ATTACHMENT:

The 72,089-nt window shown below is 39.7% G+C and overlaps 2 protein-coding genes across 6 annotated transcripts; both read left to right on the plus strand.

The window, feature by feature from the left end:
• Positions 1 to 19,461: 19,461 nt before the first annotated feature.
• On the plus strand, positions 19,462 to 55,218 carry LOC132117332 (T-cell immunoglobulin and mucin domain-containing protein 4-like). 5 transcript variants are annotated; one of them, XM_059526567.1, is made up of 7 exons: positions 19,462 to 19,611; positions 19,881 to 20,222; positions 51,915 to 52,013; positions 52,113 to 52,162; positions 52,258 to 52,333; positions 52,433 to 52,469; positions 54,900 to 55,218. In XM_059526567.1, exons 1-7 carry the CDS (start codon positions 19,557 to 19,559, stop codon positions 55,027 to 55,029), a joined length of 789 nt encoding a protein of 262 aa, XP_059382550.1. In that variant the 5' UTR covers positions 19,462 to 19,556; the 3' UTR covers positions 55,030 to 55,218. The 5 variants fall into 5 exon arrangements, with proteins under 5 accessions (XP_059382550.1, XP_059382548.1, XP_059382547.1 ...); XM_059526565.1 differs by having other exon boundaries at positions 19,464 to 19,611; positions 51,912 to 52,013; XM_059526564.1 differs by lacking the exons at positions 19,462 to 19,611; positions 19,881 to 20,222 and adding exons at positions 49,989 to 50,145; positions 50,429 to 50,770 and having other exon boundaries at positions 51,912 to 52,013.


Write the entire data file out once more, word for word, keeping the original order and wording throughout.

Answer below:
The 72,089-nt window shown below is 39.7% G+C and overlaps 2 protein-coding genes across 6 annotated transcripts; both read left to right on the plus strand.

The window, feature by feature from the left end:
• Positions 1 to 19,461: 19,461 nt before the first annotated feature.
• On the plus strand, positions 19,462 to 55,218 carry LOC132117332 (T-cell immunoglobulin and mucin domain-containing protein 4-like). 5 transcript variants are annotated; one of them, XM_059526567.1, is made up of 7 exons: positions 19,462 to 19,611; positions 19,881 to 20,222; positions 51,915 to 52,013; positions 52,113 to 52,162; positions 52,258 to 52,333; positions 52,433 to 52,469; positions 54,900 to 55,218. In XM_059526567.1, exons 1-7 carry the CDS (start codon positions 19,557 to 19,559, stop codon positions 55,027 to 55,029), a joined length of 789 nt encoding a protein of 262 aa, XP_059382550.1. In that variant the 5' UTR covers positions 19,462 to 19,556; the 3' UTR covers positions 55,030 to 55,218. The 5 variants fall into 5 exon arrangements, with proteins under 5 accessions (XP_059382550.1, XP_059382548.1, XP_059382547.1 ...); XM_059526565.1 differs by having other exon boundaries at positions 19,464 to 19,611; positions 51,912 to 52,013; XM_059526564.1 differs by lacking the exons at positions 19,462 to 19,611; positions 19,881 to 20,222 and adding exons at positions 49,989 to 50,145; positions 50,429 to 50,770 and having other exon boundaries at positions 51,912 to 52,013.